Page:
WSJ Historically Speaking: A Short History of Surfing



One of the great sights of the dog days of summer is a surfer riding the perfect wave. In those instants of frothy flight, athleticism and grace combine in pure harmony with the rhythms of the sea. It’s no wonder that the sport inspired its own musical genre, epitomized by the happy-go-lucky melodies of the Beach Boys. Indeed, “everybody’s gone surfin’. Surfin’ U.S.A.”

Perhaps because of its popularity as an escape, surfing is often mischaracterized as the refuge of the eternal beach bum, not the sport of kings (and queens)—which it is.

For the Hawaiians, who invented the sport, surfing was no mere pastime but a profound expression of their religion and culture. They called it “he’e nalu,” or “wave-sliding,” because it was about communing with the sea, not dominating it.

On land, surfing played an integral role in Hawaii’s class system. The longest surfboards—some of them 18 to 24 feet long—and the best surfing areas were reserved for the king and the ruling class. The lower orders had to use shorter boards, but every surfboard was imbued with special significance and was made according to sacred ritual.

What struck 18th-century British naval officers—the first Europeans to encounter the Hawaiians—was the look of sheer happiness on the surfers’ faces. The great explorer Captain James Cook observed canoe surfing in Tahiti in 1777 and wrote, “I could not help concluding that this man felt the most supreme pleasure.” Cook’s lieutenant, James King, wrote probably the first European description of surfing: “It sends them in with a most astonishing velocity…the great art is to guide the plank…on top of the swell.”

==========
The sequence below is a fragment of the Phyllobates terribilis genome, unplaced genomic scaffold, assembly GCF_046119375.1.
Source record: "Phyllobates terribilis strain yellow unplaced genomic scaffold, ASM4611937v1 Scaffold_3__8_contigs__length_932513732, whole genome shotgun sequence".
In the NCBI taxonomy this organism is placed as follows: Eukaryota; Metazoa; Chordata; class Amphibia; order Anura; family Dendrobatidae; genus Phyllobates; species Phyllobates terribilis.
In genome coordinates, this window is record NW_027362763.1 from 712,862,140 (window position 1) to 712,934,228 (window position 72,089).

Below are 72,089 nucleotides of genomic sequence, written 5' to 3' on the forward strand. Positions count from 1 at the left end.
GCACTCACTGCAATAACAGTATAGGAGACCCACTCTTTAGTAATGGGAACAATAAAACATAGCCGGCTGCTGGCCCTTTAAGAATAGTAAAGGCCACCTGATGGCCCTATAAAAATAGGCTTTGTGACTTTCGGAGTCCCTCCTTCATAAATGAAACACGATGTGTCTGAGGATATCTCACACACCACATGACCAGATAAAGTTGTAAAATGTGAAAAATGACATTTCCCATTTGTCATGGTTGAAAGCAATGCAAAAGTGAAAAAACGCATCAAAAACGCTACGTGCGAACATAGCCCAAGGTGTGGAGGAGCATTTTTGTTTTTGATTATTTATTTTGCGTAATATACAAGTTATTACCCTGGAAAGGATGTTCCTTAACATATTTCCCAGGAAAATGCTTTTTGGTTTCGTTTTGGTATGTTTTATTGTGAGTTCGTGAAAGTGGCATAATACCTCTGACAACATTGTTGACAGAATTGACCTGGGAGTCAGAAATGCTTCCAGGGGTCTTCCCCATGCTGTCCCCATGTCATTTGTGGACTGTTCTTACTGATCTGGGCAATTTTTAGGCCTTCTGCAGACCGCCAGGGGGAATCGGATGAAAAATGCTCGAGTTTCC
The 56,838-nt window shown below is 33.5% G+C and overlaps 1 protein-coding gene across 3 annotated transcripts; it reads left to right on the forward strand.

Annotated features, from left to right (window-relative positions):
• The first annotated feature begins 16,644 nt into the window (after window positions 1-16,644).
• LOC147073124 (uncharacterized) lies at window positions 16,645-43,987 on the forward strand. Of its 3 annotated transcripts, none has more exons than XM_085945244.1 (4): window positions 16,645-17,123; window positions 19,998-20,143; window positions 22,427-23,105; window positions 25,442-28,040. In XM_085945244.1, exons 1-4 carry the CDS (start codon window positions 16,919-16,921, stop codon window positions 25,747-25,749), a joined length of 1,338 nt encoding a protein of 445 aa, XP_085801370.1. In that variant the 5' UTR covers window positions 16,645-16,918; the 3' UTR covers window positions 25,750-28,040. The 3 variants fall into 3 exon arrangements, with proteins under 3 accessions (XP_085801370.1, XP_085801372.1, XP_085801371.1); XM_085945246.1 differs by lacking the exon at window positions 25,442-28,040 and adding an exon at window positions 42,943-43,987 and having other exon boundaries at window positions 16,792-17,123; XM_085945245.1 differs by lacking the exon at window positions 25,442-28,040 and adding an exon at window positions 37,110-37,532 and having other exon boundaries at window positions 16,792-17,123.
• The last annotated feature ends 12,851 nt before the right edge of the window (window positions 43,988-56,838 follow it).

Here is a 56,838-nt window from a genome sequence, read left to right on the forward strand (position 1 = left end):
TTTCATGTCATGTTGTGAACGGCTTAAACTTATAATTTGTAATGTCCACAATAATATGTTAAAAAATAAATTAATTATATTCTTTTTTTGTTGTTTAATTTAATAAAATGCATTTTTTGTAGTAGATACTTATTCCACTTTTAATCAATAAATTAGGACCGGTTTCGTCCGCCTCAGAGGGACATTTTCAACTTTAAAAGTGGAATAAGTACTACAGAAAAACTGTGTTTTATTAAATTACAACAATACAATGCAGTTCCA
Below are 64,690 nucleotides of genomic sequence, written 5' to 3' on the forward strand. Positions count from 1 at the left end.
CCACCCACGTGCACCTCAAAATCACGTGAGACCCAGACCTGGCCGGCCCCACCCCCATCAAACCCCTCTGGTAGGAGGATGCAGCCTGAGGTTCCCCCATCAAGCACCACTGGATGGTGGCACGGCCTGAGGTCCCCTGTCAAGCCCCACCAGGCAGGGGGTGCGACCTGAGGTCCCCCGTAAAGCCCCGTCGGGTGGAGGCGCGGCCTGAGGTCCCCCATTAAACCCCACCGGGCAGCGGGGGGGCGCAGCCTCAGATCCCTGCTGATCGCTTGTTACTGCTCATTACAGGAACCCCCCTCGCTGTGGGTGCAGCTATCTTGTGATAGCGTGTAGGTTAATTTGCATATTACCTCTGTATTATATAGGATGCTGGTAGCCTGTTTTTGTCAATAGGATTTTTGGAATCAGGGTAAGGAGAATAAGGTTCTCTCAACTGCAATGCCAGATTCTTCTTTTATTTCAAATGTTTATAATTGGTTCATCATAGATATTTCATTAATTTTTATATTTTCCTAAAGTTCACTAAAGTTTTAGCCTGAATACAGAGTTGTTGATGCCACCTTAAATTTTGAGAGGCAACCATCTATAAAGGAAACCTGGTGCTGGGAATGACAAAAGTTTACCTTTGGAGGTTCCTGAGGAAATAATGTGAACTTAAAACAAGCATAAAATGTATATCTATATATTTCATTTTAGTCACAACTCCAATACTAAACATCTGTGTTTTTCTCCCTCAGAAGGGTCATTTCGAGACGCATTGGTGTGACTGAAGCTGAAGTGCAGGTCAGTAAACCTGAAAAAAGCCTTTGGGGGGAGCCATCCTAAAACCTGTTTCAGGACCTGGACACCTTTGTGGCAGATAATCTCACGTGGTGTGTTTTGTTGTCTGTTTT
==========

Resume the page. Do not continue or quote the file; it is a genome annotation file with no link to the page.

Despite such admiration, the introduction of European culture proved disastrous for the sport. During the 19th century, Hawaiians largely abandoned surfing as European diseases, missionary zeal and long hours toiling on the sugar plantations separated them from their traditions and customs.

By the time Mark Twain visited the islands in 1866, the Hawaiians—like surfing itself—had become a shadow of their former selves. But enough of them still took to the waves to inspire Twain to have a go. “I struck the bottom,” he wrote, “with a couple of barrels of water in me.”

Twenty years later, a freelance cinematographer carried one of Thomas Edison’s cameras to Waikiki and filmed a handful of surfers riding the waves. The short film captured the moment when surfing started its slow rise along the crest of popularity. The king of the epic nature story, Jack London, was taken surfing in Hawaii in 1907 and became an instant convert, writing of his “ecstatic bliss at having caught the wave.”

Those same waters would soon produce one of the greatest surfers in history, Duke Paoa Kahanamoku, two-time Olympic gold medal winner in swimming, Hollywood silent-film star and global surfing ambassador. Kahanamoku even taught the future King Edward VIII how to surf in 1920.

There were few European women takers, however, until Agatha Christie visited Hawaii in 1922. She had tried prone boarding in South Africa and was ready to attempt the real thing. Wearing an emerald-green bathing suit, Christie amazed her fellow tourists by staying upright. It was, she recorded, “a moment of complete triumph.”


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